Company responses to Ofwat’s slow-track draft determinations
Agenda

Company responses to Ofwat’s slow-track draft determinations

Introduction

Water companies have recently responded to Ofwat’s slow-track draft determinations (DD).[1] The key themes from those responses can be put into three key categories:

  • cost assessment;
  • financial issues;
  • outcome targets.

Cost assessment

While supportive in certain areas, a number of companies have criticised Ofwat’s approach to determining efficient costs.

  • Base total expenditure (BOTEX): most companies are supportive of Ofwat’s BOTEX modelling approach.
  • Growth expenditure: many companies have criticised Ofwat’s approach of including growth expenditure in its base expenditure models (creating ‘BOTEX plus’ models).
  • Enhancement expenditure: a number of companies have raised issues with Ofwat’s approach to specific enhancement areas.
  • Costs and outcomes trade-offs: a number of companies consider that Ofwat’s approach to cost assessment and its approach to performance commitments ignores the trade-offs between cost and service.
  • Forecast cost drivers: several companies have criticised Ofwat’s approach to forecasting cost drivers.
  • Frontier shift: several companies have made representations that Ofwat’s frontier shift assumptions are excessive.

At this stage of the price control review, it seems unlikely that we will see major, industry-wide changes to Ofwat’s approach at the final determinations.

However, of the above areas, some issues could be addressed via company-specific amendments to the draft determinations (for example, company-specific adjustments to particular enhancement expenditure areas). Of the industry-wide issues, Ofwat may also make some adjustments to its ‘BOTEX plus’ modelling.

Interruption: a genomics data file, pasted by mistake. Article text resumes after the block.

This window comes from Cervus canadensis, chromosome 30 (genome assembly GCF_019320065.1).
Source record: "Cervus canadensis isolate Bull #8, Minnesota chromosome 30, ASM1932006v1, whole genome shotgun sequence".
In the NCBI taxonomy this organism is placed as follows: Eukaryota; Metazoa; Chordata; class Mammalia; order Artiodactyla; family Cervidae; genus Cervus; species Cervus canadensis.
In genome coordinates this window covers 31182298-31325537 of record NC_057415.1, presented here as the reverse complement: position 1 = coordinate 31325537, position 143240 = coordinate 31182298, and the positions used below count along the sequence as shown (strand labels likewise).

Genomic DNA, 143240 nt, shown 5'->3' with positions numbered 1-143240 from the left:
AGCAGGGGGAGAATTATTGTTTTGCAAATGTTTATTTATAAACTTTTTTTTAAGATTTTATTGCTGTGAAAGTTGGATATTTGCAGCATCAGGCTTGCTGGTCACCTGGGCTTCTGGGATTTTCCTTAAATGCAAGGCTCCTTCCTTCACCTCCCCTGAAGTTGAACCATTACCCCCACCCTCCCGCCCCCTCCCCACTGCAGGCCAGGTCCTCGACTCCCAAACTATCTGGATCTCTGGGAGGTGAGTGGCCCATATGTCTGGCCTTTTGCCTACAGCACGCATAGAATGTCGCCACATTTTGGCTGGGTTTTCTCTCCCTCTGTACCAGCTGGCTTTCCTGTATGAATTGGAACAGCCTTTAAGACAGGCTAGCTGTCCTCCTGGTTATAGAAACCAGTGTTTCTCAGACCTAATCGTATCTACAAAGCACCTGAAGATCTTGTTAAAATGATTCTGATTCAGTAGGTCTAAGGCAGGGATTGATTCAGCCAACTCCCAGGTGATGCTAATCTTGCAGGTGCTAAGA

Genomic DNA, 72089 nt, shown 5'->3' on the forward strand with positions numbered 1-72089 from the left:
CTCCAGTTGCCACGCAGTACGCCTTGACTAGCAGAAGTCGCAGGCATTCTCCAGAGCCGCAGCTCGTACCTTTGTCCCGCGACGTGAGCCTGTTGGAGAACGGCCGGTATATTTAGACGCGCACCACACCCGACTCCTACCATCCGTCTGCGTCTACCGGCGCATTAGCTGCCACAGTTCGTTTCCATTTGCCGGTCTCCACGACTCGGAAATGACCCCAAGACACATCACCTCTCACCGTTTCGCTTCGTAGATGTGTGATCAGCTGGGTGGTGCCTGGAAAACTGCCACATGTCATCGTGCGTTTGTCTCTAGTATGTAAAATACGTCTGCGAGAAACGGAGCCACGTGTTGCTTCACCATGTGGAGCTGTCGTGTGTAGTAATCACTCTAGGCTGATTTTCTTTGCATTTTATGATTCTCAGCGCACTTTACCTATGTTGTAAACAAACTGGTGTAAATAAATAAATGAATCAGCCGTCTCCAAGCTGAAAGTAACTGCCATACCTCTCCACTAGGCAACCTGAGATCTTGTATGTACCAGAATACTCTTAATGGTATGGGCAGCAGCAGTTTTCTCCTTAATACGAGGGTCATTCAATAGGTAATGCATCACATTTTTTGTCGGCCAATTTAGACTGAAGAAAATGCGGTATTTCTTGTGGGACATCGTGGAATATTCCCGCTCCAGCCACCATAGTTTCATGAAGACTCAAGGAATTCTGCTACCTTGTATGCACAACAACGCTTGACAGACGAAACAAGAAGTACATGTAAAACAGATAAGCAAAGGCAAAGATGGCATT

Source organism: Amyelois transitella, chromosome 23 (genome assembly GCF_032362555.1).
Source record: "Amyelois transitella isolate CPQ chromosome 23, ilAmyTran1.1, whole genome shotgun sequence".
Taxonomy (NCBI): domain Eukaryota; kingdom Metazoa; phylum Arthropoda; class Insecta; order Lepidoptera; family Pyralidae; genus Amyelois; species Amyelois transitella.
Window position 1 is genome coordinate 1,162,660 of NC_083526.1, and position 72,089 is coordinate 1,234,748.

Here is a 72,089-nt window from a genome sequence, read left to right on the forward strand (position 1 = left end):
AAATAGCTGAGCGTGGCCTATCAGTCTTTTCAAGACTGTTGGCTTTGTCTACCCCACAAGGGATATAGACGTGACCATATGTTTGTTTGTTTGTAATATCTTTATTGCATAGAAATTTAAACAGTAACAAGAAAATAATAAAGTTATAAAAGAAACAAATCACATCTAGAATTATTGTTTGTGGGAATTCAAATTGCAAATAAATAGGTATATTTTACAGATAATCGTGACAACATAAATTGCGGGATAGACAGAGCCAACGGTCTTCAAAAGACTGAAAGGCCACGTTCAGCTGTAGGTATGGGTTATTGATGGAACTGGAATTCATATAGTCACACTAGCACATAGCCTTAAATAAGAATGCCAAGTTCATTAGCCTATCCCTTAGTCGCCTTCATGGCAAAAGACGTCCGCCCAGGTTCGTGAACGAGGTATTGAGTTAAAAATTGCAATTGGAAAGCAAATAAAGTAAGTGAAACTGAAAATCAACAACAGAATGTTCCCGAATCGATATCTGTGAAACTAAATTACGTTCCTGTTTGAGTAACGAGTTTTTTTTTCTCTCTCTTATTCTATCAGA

Finance issues

The key messages from the responses of the fast-track, slow-track and significant scrutiny companies to Ofwat’s DD on ‘aligning risk and return’ are as follows.

  • Cost of capital: a number of companies have proposed alternative estimates of the cost of capital (ranging from 2.29% to 2.8% RPI real) or used Ofwat’s ‘early view’ of the cost of capital (2.4% RPI real) in their business plans.
  • Financeability: most companies have raised concerns regarding the financeability of their business plans on either the notional or an actual basis. A couple of companies have not commented on financeability, and one company, Portsmouth Water, has provided assurance on its financeability on both the notional and an actual basis.
  • Risk analysis—return on regulated equity (RORE): the fast-track companies did not discuss RORE and ODI ranges in detail in their responses to the DD. Most of the slow-track and significant scrutiny companies are critical of the ‘negatively skewed’ incentives package.

Outcome targets

The third key area in which companies have raised concerns regarding the realism of Ofwat’s interventions is in relation to performance commitment targets (PCs) and financial outcome delivery incentives (ODIs).

  • Common and comparable performance commitments PCs: a number of companies do not agree that: improvements to service are funded in base expenditure and upper-quartile (UQ) targets are achievable.
  • Valuation: some companies argue that their own customer valuation research, developed through a customer-engagement process, should take priority over Ofwat-led interventions in determining PCs and ODI rates, and that the relationship between cost and value-of-service has been ignored (such as in the case of further reductions in leakage).
  • Company-specific issues: a number of companies have voiced concern about Ofwat’s lack of acceptance of company-specific factors for common and comparable ODIs (which is in contrast to Ofwat’s treatment of company-specific issues in the cost claims).
  • Trade-offs: as discussed above, some companies note that Ofwat has not taken sufficient account of the cost versus service UQ trade-off—that companies that are UQ on service are unlikely to be UQ on cost and vice-versa—and that this leads to impossible targets.

Many companies highlight that the further downward skew in prospective financial performance resulting from Ofwat’s PC/ODI interventions compound the already challenging allowances for costs and financial issues (as discussed above).

Summary

A number of areas that the companies have responded to are with regards to overarching framework or methodology points. Some of these areas may be difficult for Ofwat to amend at this stage of the process. As such, it seems likely that the final determinations will be difficult for several companies to accept—but we will have to wait until December to see how many companies find themselves in this position.

 

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